Criterion Review: The Royal Tenenbaums


Matched only by the Coen brothers and Tim Burton for inimitable style, Wes Anderson remains one of the most interesting and idiosyncratic working American directors, and it was the 2001 The Royal Tenenbaums – his third feature – that surely secured his reputation as such. Indeed, with a stellar cast, gorgeous art direction and a surprisingly moving story, it’s a contender for Anderson’s best work to date. Gene Hackman leads as the fallen patriarch of a successful but dysfunctional upper-middle class family, scattered to the wind by parental separation, trauma and mutual resentment.

Hackman is perfectly cast here, his authoritative but rascally voice a perfect fit for the eponymous Royal, once king of all he surveyed but now rejected by his children and pitied by his ex-wife, Etheline (Angelica Huston). What a rascal he is, too, provoking Etheline’s new partner, Henry Sherman (a never-better Danny Glover), with racist remarks, never missing an opportunity to remind his daughter, Margot (Gwyneth Paltrow), that she is adopted, and even faking terminal illness to manipulate his family’s good graces.

The secret of Royal’s success as a character is twofold: Hackman’s twinkling charm is effortless, peppered with the sense of danger that he once brought to Popeye Doyle in The French Connection. You’re never in any doubt that Royal Tenenbaum is an arch-manipulator, capable of great cruelty when he wants, yet he is softened by his twilight – illness or not, Royal’s time is running short and he knows it. His desire to reconnect with his children, particularly estranged son Chas (Ben Stiller) is genuine; Royal is both sympathetic and profoundly selfish, telling Chas of the pain he is in while in the same breath forgetting the name of his son’s late wife.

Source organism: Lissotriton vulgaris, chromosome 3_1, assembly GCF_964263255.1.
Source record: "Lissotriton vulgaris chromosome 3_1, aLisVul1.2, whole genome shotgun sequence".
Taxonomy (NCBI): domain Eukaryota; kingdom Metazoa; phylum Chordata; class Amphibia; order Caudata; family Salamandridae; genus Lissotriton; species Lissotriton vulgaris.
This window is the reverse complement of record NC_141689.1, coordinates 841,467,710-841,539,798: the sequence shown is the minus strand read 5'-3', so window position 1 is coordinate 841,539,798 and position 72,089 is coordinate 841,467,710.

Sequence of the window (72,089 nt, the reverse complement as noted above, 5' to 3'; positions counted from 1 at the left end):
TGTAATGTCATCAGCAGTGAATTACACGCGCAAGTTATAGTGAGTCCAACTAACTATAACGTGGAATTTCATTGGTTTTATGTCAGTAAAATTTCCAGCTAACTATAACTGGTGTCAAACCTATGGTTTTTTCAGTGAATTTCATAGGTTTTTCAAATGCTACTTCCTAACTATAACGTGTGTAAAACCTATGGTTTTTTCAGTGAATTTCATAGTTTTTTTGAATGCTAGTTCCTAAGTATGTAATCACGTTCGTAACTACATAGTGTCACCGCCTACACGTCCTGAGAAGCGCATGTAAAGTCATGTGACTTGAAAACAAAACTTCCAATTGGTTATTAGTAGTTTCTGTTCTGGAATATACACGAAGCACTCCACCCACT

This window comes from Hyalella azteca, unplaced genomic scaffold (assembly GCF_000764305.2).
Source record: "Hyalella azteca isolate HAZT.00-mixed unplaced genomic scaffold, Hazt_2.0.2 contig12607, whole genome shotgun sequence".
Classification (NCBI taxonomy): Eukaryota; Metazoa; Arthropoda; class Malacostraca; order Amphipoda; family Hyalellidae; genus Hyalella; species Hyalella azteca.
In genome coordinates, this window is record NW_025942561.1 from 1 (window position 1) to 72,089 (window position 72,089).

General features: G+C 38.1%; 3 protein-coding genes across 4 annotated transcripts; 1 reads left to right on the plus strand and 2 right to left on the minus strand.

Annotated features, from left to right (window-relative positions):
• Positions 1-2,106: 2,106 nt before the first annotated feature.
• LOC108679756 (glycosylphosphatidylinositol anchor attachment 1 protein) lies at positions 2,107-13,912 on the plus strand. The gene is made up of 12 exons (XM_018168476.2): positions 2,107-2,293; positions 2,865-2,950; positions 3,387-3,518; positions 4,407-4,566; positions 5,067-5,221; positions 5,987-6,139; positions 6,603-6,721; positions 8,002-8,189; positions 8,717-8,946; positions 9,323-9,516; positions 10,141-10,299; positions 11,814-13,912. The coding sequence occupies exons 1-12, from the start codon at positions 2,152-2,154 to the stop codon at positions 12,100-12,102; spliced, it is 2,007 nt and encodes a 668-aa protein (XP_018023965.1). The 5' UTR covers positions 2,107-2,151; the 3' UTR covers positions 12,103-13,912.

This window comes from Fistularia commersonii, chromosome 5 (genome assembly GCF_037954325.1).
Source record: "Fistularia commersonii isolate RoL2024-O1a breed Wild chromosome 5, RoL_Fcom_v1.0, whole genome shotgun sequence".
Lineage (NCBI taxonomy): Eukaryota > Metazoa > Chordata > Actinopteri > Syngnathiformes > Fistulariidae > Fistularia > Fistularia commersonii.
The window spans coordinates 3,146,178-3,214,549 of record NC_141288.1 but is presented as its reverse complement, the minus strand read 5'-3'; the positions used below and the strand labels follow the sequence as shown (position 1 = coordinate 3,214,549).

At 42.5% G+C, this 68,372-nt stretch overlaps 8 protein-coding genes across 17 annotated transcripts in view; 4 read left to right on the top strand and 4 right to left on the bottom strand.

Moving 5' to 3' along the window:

Meanwhile, the Tenenbaum family and their associates are equally as difficult, each as charming as they are insufferable. Eli (Owen Wilson) suffers a little here, a tad underwritten and relying on Wilson’s easygoing charisma to create a sense of depth. Margot, on the other hand, is a brilliant creation: a Plath-esque perpetual misery guts combating writer’s block, a wet-blanket husband in the form of Bill Murray, and decidedly queasy relationships with her adopted brothers Richie (Luke Wilson) and Eli. In one sense, Margot is the key to the film’s broader themes, with her status as a writer underscoring the film’s literary roots which are further emphasised by Alec Baldwin’s wonderful deadpan narration.

Moreover, the set and costume design locate the film in a kind of Never-Land of twentieth-century urban Americana, and Anderson’s heightened directorial style – shooting on one plane with deliberate panning shots, breaking the fourth wall by filming his cast dead on, a self-conscious sense of design – bring to mind the meticulous staging of Arthur Miller’s play Death of A Salesman. The Royal Tenenbaums is Wes Anderson’s own classic American story, transcending arch irony and pastische to craft a hilarious, gorgeous and often moving work.

Christopher Machell | @Dr_Machell